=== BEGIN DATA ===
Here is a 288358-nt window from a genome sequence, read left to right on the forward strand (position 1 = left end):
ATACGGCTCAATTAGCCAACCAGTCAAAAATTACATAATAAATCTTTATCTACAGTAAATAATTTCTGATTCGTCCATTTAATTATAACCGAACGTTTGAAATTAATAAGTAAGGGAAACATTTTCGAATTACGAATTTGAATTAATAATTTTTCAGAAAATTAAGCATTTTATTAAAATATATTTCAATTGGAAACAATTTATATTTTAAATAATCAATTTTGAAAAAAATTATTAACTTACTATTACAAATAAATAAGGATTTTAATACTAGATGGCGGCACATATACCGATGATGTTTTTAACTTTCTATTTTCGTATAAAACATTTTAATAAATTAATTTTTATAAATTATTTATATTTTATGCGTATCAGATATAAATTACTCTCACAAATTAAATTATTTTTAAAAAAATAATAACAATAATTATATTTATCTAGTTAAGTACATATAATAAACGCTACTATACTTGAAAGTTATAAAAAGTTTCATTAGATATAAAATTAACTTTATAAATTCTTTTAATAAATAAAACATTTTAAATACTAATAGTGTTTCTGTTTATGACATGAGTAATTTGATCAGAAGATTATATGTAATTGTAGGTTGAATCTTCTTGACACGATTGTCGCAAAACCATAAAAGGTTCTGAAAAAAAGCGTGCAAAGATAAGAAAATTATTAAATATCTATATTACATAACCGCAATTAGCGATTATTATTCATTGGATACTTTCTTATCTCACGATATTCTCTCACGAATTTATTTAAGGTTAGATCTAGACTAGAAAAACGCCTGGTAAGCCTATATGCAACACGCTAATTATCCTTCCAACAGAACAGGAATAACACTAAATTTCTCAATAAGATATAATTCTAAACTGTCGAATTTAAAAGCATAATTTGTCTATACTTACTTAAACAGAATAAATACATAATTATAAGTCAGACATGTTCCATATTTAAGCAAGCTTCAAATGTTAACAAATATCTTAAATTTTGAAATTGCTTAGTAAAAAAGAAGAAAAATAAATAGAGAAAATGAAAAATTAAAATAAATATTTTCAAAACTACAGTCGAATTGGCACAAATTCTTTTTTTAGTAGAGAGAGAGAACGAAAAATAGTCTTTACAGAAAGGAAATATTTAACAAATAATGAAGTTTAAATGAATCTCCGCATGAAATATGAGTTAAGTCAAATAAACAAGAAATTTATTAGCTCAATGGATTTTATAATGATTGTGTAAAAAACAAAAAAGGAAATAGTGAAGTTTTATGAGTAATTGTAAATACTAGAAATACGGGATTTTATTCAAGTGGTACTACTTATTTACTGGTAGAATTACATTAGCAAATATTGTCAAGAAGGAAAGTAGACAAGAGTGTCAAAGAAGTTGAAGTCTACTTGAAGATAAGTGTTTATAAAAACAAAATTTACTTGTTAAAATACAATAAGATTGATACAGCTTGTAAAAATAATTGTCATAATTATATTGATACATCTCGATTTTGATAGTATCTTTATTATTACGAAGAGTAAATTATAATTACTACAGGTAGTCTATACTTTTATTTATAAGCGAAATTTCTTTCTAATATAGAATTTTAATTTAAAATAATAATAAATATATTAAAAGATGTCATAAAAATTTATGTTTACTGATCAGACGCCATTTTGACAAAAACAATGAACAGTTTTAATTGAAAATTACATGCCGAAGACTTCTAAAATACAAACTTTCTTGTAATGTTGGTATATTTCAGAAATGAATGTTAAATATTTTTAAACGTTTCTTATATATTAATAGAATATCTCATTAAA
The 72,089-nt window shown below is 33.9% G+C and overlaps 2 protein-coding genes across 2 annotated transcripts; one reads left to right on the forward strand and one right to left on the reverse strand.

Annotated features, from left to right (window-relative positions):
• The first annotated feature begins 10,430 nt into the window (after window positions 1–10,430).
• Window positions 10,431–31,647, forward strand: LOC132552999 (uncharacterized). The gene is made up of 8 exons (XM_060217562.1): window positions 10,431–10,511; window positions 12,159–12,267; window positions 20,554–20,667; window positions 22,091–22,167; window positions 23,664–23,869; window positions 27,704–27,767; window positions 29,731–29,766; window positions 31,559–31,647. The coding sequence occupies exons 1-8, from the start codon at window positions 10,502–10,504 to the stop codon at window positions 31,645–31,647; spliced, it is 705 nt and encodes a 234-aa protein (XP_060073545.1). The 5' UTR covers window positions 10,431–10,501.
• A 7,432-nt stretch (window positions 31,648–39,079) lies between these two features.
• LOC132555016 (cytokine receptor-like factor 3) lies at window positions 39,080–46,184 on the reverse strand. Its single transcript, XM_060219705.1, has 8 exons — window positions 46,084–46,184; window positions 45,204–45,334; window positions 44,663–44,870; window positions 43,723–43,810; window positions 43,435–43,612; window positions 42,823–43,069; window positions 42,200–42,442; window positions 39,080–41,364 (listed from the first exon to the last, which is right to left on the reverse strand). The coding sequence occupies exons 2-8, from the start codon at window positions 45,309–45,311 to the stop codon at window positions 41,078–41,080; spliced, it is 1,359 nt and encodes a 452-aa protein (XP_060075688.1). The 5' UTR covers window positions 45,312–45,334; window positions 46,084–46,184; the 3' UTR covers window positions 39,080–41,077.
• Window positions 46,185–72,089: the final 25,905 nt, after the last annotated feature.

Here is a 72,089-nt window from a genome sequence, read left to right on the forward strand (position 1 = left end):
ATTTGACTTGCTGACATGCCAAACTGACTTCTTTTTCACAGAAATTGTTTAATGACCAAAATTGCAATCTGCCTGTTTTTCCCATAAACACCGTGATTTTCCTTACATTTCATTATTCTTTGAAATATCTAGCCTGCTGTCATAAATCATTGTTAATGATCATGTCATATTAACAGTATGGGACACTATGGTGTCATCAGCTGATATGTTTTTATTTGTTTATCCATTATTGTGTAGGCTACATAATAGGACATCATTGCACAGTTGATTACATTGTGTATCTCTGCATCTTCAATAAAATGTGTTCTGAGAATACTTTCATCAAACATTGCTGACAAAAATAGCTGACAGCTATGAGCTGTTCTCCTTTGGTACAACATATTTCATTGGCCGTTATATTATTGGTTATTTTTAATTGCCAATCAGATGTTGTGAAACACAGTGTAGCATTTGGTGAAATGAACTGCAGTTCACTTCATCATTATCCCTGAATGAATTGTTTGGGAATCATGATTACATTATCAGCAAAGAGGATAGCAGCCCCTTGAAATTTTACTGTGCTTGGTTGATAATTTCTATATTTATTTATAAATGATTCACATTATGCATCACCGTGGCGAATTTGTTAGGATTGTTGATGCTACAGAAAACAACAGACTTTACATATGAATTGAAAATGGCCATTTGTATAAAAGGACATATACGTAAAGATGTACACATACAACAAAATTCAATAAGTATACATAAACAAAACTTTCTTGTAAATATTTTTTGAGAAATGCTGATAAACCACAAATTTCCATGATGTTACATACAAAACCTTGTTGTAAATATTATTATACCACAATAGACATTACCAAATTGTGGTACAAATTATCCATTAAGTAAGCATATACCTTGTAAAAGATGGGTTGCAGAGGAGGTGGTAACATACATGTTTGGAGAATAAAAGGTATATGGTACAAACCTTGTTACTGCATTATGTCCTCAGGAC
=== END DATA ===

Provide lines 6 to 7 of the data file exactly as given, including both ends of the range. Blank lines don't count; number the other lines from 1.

• Window positions 10,431–31,647, forward strand: LOC132552999 (uncharacterized). The gene is made up of 8 exons (XM_060217562.1): window positions 10,431–10,511; window positions 12,159–12,267; window positions 20,554–20,667; window positions 22,091–22,167; window positions 23,664–23,869; window positions 27,704–27,767; window positions 29,731–29,766; window positions 31,559–31,647. The coding sequence occupies exons 1-8, from the start codon at window positions 10,502–10,504 to the stop codon at window positions 31,645–31,647; spliced, it is 705 nt and encodes a 234-aa protein (XP_060073545.1). The 5' UTR covers window positions 10,431–10,501.
• A 7,432-nt stretch (window positions 31,648–39,079) lies between these two features.